IT experts are "working round the clock" to restore NHS computer systems hit by Friday's ransomware attack.
Ciaran Martin, head of the UK's cyber security agency, said it was doing "everything in our power" to get "vital services" back up and running.
The BBC understands about 40 NHS organisations and some GP practices were hit in England and Scotland, with operations and appointments cancelled.
Theresa May said the NHS had been caught up in an international attack.
Similar computer infections have been reported in a range of organisations in about 100 countries.
Some British hospitals and GPs were unable to access patient data after their computers were locked by the malicious program.
The NHS has not been affected in Wales and Northern Ireland.
NHS Digital said there was no evidence patient data had been compromised,
NHS England said patients needing emergency treatment should go to A&E or access emergency services as they normally would.
However, some ambulances have been diverted from affected hospitals and individual trusts have asked people not to attend unless it is urgent.
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Mr Martin, who leads the National Cyber Security Centre - part of GCHQ - said "thousands of organisations and individuals in dozens of countries" had been hit by the attack.
Those responsible have not been indentified yet.
He told the BBC: "It's important to understand that cyber attacks can be different from other forms of crime in that their sometimes highly technical and anonymous nature means it can take some time to understand how it worked, who was behind it and what the impact is.
"But our commitment is we will be as open as we can be, as soon as we can be, as our investigation continues."
The malware used in the attack is called WannaCry and attacks Windows operating systems.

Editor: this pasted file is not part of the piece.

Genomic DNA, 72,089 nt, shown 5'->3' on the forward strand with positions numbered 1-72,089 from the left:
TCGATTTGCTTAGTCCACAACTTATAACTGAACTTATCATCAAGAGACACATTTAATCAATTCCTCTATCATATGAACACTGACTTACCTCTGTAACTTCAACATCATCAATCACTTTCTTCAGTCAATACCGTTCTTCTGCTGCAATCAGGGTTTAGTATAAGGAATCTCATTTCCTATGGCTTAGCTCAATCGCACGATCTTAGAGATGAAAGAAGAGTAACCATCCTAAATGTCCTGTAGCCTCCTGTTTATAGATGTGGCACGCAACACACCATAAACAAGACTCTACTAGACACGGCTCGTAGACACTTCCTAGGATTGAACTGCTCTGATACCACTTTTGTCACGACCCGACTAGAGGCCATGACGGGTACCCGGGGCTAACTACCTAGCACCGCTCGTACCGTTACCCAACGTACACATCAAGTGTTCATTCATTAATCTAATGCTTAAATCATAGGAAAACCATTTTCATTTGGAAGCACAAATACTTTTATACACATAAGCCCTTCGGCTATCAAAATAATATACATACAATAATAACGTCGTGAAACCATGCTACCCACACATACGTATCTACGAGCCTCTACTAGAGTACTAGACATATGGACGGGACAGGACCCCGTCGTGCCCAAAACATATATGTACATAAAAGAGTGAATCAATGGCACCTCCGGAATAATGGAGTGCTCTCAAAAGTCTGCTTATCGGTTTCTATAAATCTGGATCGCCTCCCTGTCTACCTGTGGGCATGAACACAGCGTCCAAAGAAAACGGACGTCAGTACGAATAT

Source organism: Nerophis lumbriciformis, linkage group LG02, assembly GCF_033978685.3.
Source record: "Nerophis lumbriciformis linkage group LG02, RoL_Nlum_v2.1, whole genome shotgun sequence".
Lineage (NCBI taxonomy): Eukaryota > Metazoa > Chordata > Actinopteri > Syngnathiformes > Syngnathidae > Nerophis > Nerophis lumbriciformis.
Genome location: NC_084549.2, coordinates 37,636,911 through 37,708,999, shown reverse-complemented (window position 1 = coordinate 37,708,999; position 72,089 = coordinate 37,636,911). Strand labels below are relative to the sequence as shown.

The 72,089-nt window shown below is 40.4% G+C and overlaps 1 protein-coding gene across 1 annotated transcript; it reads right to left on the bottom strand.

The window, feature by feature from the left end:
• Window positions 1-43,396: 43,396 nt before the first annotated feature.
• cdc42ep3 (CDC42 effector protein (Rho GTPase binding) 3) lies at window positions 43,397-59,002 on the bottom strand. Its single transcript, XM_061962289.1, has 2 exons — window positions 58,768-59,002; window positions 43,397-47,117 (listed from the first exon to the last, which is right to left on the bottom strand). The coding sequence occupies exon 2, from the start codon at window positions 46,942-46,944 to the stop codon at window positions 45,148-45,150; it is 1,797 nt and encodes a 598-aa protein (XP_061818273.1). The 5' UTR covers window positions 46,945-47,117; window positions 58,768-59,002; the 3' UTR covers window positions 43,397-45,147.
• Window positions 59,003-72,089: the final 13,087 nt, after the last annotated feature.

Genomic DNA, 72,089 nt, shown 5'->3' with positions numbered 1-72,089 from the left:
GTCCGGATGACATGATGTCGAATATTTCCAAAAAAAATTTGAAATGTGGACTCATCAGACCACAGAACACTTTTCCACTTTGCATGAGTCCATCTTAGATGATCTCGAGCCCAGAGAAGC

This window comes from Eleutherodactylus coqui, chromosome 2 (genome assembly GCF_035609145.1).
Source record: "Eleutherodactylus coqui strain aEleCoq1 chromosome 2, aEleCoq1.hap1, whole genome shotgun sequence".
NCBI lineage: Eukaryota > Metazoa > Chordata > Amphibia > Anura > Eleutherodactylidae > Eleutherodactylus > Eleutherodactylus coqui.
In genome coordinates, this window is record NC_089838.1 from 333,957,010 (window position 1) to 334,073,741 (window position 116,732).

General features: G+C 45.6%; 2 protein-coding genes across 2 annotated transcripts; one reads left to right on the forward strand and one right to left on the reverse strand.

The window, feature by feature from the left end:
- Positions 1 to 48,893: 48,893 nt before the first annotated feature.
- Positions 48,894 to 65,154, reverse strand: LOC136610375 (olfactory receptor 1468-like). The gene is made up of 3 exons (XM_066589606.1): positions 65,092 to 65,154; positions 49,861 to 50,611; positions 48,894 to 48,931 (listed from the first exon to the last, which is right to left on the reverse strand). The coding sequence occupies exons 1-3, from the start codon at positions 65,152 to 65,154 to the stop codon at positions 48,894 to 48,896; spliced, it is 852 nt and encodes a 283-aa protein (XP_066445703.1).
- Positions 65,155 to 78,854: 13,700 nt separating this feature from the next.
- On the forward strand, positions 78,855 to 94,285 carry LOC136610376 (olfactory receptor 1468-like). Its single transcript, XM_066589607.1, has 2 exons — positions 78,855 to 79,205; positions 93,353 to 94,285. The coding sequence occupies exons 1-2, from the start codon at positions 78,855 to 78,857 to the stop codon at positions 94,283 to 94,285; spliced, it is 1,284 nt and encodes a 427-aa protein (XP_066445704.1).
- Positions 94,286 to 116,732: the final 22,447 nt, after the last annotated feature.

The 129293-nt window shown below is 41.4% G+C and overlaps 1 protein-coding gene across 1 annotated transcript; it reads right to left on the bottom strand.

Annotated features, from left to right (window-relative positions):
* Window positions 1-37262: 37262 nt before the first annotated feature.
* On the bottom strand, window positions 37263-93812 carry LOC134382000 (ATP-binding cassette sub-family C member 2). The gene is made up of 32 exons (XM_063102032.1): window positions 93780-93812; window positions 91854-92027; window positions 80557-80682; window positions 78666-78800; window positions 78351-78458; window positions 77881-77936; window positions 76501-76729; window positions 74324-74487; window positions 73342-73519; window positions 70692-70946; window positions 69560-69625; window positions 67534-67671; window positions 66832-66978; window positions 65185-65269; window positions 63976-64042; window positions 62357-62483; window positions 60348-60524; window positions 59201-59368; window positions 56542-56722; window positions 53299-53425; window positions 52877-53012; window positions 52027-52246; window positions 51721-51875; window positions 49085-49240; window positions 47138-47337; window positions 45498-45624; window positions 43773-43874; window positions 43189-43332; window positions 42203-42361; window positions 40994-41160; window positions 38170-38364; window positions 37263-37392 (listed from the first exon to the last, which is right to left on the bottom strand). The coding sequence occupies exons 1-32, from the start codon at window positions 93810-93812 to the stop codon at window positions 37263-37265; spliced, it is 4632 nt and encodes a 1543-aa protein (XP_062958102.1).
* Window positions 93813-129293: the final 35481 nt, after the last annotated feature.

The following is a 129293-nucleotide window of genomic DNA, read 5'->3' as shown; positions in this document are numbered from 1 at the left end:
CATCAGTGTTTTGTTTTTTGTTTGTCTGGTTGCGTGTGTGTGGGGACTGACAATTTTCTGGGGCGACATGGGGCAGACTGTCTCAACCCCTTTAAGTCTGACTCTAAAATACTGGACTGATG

It encrypts files on a user's computer, blocking them from view, before demanding money, via an on-screen message, to access them again.
The demand is for a payment of $300 (£230) in virtual currency Bitcoin to unlock the files.
The virus is usually covertly installed on to computers by hiding within emails containing links, which users are tricked into opening.
Security chiefs and ministers have repeatedly highlighted the threat to Britain's critical infrastructure and economy from cyber-attacks.
'Hit the go button'
The former director for intelligence and cyber operations at GCHQ, Brian Lord, told BBC's Newsnight that the NHS was particularly vulnerable to such attacks because of its ageing IT systems.
"Also [it has] very, very complex interconnectivity between surgeries, trusts, boards and so on," he said.
"So, as a consequence, there is an awful lot of openings for delivery of this type of basic malware."
Convicted hacker Jake Davis also told the programme: "The most terrifying thing about this is how simple it is.
"It might have been a sophisticated criminal organisation or it might have just been some kid who hit the go button and a worm has just spread when they went to take a nap."
He said that two months ago Microsoft had issued a patch for the bug exploited by the virus, but some systems had not applied it.
In Russia, the Interior Ministry said about 1,000 computers had been hit.
People tweeted photos of affected computers from other countries, including at a local railway ticket machine in Germany and in a university computer lab in Italy.
A number of Spanish firms - including telecoms giant Telefonica, power firm Iberdrola and utility provider Gas Natural - suffered from the outbreak.
Portugal Telecom, delivery company FedEx, a Swedish local authority and Megafon, the second largest mobile phone network in Russia, also said they had been affected.
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